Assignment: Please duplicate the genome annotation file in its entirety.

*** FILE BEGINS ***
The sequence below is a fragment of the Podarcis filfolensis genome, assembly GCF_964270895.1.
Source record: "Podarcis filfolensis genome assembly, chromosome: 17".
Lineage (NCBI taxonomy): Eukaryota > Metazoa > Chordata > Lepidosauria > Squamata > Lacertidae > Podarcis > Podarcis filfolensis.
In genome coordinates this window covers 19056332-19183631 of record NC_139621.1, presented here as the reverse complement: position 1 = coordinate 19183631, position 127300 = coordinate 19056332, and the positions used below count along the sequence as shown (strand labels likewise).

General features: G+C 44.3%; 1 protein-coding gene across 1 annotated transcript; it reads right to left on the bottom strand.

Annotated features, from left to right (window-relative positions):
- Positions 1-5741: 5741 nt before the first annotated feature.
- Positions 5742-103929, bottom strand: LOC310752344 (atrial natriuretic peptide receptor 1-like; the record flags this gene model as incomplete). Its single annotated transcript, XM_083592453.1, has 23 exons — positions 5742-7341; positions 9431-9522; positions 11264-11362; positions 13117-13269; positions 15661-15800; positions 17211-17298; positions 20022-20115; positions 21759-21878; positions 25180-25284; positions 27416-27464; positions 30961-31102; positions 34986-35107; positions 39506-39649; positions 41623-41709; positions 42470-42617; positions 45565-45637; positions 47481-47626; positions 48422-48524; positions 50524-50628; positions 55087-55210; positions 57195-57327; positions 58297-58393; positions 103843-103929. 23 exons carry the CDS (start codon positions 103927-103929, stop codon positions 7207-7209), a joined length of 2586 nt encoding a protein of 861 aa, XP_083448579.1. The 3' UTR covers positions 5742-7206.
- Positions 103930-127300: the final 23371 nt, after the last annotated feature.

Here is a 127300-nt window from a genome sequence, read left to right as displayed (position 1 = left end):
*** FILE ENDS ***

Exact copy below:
The sequence below is a fragment of the Podarcis filfolensis genome, assembly GCF_964270895.1.
Source record: "Podarcis filfolensis genome assembly, chromosome: 17".
Lineage (NCBI taxonomy): Eukaryota > Metazoa > Chordata > Lepidosauria > Squamata > Lacertidae > Podarcis > Podarcis filfolensis.
In genome coordinates this window covers 19056332-19183631 of record NC_139621.1, presented here as the reverse complement: position 1 = coordinate 19183631, position 127300 = coordinate 19056332, and the positions used below count along the sequence as shown (strand labels likewise).

General features: G+C 44.3%; 1 protein-coding gene across 1 annotated transcript; it reads right to left on the bottom strand.

Annotated features, from left to right (window-relative positions):
- Positions 1-5741: 5741 nt before the first annotated feature.
- Positions 5742-103929, bottom strand: LOC310752344 (atrial natriuretic peptide receptor 1-like; the record flags this gene model as incomplete). Its single annotated transcript, XM_083592453.1, has 23 exons — positions 5742-7341; positions 9431-9522; positions 11264-11362; positions 13117-13269; positions 15661-15800; positions 17211-17298; positions 20022-20115; positions 21759-21878; positions 25180-25284; positions 27416-27464; positions 30961-31102; positions 34986-35107; positions 39506-39649; positions 41623-41709; positions 42470-42617; positions 45565-45637; positions 47481-47626; positions 48422-48524; positions 50524-50628; positions 55087-55210; positions 57195-57327; positions 58297-58393; positions 103843-103929. 23 exons carry the CDS (start codon positions 103927-103929, stop codon positions 7207-7209), a joined length of 2586 nt encoding a protein of 861 aa, XP_083448579.1. The 3' UTR covers positions 5742-7206.
- Positions 103930-127300: the final 23371 nt, after the last annotated feature.

Here is a 127300-nt window from a genome sequence, read left to right as displayed (position 1 = left end):